Some people eat, sleep and chew gum, I do genealogy and write...

Sunday, March 1, 2015

Comments on Becoming an Excellent Genealogist -- Chapter Fifteen

This is an ongoing series of chapter by chapter comments on the book,

Meyerink, Kory L., Tristan Tolman, and Linda K. Gulbrandsen. Becoming an Excellent Genealogist: Essays on Professional Research Skills. [Salt Lake City, Utah]: ICAPGen, 2012.

I am now commenting on Chapter 15: "Jurisdictions: Who Created the Record?" by Loretta Evans, AG.

Whether the analogy is the one used by the author of this chapter, Russian dolls, or my own, a stack of pancakes, the idea is the same. Records about individuals and families are kept at various geographic levels of the entities making those records. The concept of jurisdiction is not an easy one for most people to understand. The word is used in a very general sense to include all sorts of divisions of all sorts of organizations. This chapter of the book contains a list of examples of the types of records created by different jurisdictions of government, churches, fraternal organizations, social organizations, schools, businesses and many others.

Two of the largest online resources for genealogists, the FamilySearch Catalog and the Research Wiki are organized to reflect the real-world way records are located. If you begin a search in either resource by entering a place name, you will see a list of available records for that place organized by category. You can also see links to any enclosed area where additional records may be kept. The complicating factor, of course, is the that records tend to move. Older records may stay in the place where they are created, but may also be moved to larger archives, libraries or other repositories. Records may also be created on a local level, such as a death certificate in the United States, but maintained on a state level.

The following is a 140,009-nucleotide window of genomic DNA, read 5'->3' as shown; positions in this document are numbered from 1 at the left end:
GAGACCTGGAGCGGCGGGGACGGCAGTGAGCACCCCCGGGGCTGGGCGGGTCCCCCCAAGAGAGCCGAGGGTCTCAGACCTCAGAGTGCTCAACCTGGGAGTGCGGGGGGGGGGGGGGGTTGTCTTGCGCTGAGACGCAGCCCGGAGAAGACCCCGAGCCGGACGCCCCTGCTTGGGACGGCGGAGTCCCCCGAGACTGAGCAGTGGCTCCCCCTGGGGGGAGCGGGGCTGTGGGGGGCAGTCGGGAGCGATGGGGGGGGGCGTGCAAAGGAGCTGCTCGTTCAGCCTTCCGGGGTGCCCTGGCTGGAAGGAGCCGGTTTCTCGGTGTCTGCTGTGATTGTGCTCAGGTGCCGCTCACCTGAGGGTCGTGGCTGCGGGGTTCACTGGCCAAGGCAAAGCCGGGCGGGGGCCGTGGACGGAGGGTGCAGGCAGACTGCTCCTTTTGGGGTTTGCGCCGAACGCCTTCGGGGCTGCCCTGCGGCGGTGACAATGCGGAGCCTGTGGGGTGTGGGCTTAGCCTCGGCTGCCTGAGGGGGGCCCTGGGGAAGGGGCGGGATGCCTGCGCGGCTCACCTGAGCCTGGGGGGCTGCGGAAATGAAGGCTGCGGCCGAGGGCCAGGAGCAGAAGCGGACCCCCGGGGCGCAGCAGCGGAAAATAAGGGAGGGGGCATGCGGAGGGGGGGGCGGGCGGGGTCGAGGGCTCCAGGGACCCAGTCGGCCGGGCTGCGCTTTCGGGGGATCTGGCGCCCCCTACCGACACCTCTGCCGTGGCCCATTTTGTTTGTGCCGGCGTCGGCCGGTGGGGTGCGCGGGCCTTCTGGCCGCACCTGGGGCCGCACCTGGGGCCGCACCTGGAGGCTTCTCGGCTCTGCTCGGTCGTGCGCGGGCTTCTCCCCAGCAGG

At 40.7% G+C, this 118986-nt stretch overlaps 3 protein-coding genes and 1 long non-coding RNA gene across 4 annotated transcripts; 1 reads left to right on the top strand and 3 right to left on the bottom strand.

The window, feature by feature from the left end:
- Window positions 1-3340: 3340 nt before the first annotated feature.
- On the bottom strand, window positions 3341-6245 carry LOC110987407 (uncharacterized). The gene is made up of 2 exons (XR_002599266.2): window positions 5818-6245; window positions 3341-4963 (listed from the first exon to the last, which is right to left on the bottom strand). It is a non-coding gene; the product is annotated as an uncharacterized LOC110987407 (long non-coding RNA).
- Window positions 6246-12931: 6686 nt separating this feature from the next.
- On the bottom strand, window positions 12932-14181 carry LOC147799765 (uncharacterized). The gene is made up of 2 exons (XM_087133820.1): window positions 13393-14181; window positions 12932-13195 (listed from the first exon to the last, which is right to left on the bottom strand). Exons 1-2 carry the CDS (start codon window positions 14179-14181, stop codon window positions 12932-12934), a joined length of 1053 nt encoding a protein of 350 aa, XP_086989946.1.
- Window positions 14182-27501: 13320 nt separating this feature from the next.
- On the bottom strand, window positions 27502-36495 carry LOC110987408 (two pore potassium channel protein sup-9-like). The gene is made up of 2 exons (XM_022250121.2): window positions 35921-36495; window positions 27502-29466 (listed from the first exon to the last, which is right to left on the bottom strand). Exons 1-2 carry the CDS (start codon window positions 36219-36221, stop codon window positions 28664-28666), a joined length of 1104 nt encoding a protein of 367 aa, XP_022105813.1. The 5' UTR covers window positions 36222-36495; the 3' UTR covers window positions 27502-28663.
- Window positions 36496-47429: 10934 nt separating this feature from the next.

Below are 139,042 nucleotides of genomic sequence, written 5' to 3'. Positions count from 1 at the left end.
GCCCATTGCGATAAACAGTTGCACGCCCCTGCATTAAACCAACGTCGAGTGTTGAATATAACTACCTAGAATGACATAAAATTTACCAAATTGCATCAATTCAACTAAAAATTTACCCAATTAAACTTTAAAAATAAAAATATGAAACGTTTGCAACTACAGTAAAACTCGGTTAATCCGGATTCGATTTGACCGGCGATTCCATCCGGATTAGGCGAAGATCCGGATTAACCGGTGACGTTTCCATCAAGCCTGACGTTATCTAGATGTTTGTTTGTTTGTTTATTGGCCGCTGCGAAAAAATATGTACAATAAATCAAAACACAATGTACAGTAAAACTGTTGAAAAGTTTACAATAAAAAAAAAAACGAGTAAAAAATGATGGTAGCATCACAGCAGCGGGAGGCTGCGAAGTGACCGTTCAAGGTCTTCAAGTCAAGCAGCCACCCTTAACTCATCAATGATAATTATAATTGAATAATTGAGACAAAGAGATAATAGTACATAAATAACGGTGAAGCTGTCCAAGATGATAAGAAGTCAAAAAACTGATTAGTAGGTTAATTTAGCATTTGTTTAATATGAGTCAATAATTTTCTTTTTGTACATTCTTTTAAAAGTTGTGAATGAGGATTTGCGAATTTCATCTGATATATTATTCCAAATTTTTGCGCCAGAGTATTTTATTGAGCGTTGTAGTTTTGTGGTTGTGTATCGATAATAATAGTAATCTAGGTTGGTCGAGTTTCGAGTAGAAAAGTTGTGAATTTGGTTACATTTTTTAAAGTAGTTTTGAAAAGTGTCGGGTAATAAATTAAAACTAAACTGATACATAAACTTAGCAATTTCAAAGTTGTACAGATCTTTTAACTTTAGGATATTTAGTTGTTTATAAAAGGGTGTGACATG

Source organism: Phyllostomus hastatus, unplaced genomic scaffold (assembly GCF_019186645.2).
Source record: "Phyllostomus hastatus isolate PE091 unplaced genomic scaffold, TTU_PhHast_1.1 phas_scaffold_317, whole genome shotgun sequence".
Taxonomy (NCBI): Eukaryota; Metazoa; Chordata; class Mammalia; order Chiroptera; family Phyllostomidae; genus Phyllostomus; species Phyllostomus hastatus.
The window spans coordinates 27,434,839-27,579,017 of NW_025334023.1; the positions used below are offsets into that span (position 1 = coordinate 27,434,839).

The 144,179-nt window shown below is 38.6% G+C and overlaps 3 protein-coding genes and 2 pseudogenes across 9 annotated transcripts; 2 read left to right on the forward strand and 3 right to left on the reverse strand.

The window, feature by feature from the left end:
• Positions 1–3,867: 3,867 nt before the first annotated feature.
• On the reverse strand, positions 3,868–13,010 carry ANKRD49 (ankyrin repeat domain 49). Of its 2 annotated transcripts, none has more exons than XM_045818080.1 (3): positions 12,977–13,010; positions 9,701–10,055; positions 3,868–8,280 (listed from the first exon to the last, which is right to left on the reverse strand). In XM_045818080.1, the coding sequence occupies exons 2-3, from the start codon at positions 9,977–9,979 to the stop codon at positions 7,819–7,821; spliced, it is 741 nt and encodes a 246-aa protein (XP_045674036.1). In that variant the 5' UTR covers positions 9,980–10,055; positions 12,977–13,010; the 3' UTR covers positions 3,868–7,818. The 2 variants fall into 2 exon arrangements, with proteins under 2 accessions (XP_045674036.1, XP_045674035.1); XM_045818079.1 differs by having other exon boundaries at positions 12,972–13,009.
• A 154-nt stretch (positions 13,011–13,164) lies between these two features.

There are really two main questions to ask about records:

  • Where were the records created originally?
  • Where are the records located today?

In both cases, it is implicit in the process of researching your ancestors that you determine an exact location where an event occurred in the individual's life. I have been teaching a class on research beginning this past week, and it has become abundantly clear that finding records about an ancestor absolutely requires knowing an exact location where an event occurred. It is all too easy to choose the wrong person from those with similar names and dates, unless you are extremely careful in recording the places where each event identified occurred.

Knowledge of the place of an event allows you to then identify the jurisdictions of the various record keeping organizations or entities that may have created records pertaining to your ancestor.


If you are researching back on a particular line, you must move from place to place. You cannot begin a search for records until you identify the next level of places. General locations such as "Ohio" or "Prussia" are absolutely useless. This is especially true because jurisdictions change over time. The date something happened can be approximate, but the place has to be exact.

How exact is exact? In many cases, you may have to identify the house where the family lived. This is true whenever there are a number of people with the same or similar names living in the same area. Some countries where this is the common rule include Wales, Denmark, Norway, Sweden and other areas where similar names are found in abundance.

What happens if you find a pedigree and none of the places where events occurred are listed? This is really common when people list their "ancestral royalty." It is also common on a very localized level with records that came from family Bibles. In each case, the list is nothing more than a suggestion to start doing research. As I have said many times previously, when copying starts, genealogy ends. When you start copying dates and names out of a book, off of a family tree or other similar source without verifying the information, you have left reality behind and are now in fantasy land.

This chapter seems rather simple, but in fact, it is the core concept of genealogical research and cannot be emphasized too much or too many times.

You may wish to review some of the preceding chapters:

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